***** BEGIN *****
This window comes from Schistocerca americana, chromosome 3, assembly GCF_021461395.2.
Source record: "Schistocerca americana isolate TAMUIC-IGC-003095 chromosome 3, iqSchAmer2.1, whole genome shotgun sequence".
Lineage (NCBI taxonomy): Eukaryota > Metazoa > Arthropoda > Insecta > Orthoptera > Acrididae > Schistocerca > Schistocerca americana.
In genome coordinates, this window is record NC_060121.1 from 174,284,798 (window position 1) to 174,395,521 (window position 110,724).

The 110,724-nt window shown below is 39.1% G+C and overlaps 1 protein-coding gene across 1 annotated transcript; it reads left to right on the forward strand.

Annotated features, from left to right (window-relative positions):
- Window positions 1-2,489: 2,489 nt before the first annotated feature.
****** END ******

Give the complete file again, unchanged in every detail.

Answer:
This window comes from Schistocerca americana, chromosome 3, assembly GCF_021461395.2.
Source record: "Schistocerca americana isolate TAMUIC-IGC-003095 chromosome 3, iqSchAmer2.1, whole genome shotgun sequence".
Lineage (NCBI taxonomy): Eukaryota > Metazoa > Arthropoda > Insecta > Orthoptera > Acrididae > Schistocerca > Schistocerca americana.
In genome coordinates, this window is record NC_060121.1 from 174,284,798 (window position 1) to 174,395,521 (window position 110,724).

The 110,724-nt window shown below is 39.1% G+C and overlaps 1 protein-coding gene across 1 annotated transcript; it reads left to right on the forward strand.

Annotated features, from left to right (window-relative positions):
- Window positions 1-2,489: 2,489 nt before the first annotated feature.